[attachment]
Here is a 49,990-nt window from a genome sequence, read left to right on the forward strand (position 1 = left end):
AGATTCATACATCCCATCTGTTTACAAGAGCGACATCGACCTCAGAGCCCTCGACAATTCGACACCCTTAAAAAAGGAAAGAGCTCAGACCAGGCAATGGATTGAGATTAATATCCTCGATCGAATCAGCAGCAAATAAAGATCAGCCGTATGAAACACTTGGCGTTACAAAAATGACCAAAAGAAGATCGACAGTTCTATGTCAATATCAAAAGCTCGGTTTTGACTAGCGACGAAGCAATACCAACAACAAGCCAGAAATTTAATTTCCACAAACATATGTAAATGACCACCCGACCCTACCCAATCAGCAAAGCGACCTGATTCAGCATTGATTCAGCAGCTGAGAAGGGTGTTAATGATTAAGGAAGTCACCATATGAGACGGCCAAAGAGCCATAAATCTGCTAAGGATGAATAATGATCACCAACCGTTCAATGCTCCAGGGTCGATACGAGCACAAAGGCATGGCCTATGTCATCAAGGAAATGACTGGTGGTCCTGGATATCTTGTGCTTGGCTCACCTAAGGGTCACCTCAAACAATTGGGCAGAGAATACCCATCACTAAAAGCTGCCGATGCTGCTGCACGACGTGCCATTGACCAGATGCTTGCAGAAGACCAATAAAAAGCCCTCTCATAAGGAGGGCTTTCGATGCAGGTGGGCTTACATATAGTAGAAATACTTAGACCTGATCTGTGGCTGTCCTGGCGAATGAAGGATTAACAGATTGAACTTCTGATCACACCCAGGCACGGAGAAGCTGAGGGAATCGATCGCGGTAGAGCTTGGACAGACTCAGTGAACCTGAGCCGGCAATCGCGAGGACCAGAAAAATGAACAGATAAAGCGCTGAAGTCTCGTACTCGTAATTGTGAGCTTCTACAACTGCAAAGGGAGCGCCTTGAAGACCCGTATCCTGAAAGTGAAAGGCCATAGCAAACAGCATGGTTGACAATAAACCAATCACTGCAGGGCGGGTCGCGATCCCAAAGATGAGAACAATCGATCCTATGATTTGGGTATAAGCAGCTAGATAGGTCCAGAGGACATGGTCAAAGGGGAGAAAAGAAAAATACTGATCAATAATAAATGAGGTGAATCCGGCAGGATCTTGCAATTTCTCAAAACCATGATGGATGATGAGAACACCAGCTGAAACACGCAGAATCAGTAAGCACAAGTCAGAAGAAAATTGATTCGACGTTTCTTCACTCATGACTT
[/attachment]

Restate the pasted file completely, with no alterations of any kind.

Here is a 49,990-nt window from a genome sequence, read left to right on the forward strand (position 1 = left end):
AGATTCATACATCCCATCTGTTTACAAGAGCGACATCGACCTCAGAGCCCTCGACAATTCGACACCCTTAAAAAAGGAAAGAGCTCAGACCAGGCAATGGATTGAGATTAATATCCTCGATCGAATCAGCAGCAAATAAAGATCAGCCGTATGAAACACTTGGCGTTACAAAAATGACCAAAAGAAGATCGACAGTTCTATGTCAATATCAAAAGCTCGGTTTTGACTAGCGACGAAGCAATACCAACAACAAGCCAGAAATTTAATTTCCACAAACATATGTAAATGACCACCCGACCCTACCCAATCAGCAAAGCGACCTGATTCAGCATTGATTCAGCAGCTGAGAAGGGTGTTAATGATTAAGGAAGTCACCATATGAGACGGCCAAAGAGCCATAAATCTGCTAAGGATGAATAATGATCACCAACCGTTCAATGCTCCAGGGTCGATACGAGCACAAAGGCATGGCCTATGTCATCAAGGAAATGACTGGTGGTCCTGGATATCTTGTGCTTGGCTCACCTAAGGGTCACCTCAAACAATTGGGCAGAGAATACCCATCACTAAAAGCTGCCGATGCTGCTGCACGACGTGCCATTGACCAGATGCTTGCAGAAGACCAATAAAAAGCCCTCTCATAAGGAGGGCTTTCGATGCAGGTGGGCTTACATATAGTAGAAATACTTAGACCTGATCTGTGGCTGTCCTGGCGAATGAAGGATTAACAGATTGAACTTCTGATCACACCCAGGCACGGAGAAGCTGAGGGAATCGATCGCGGTAGAGCTTGGACAGACTCAGTGAACCTGAGCCGGCAATCGCGAGGACCAGAAAAATGAACAGATAAAGCGCTGAAGTCTCGTACTCGTAATTGTGAGCTTCTACAACTGCAAAGGGAGCGCCTTGAAGACCCGTATCCTGAAAGTGAAAGGCCATAGCAAACAGCATGGTTGACAATAAACCAATCACTGCAGGGCGGGTCGCGATCCCAAAGATGAGAACAATCGATCCTATGATTTGGGTATAAGCAGCTAGATAGGTCCAGAGGACATGGTCAAAGGGGAGAAAAGAAAAATACTGATCAATAATAAATGAGGTGAATCCGGCAGGATCTTGCAATTTCTCAAAACCATGATGGATGATGAGAACACCAGCTGAAACACGCAGAATCAGTAAGCACAAGTCAGAAGAAAATTGATTCGACGTTTCTTCACTCATGACTT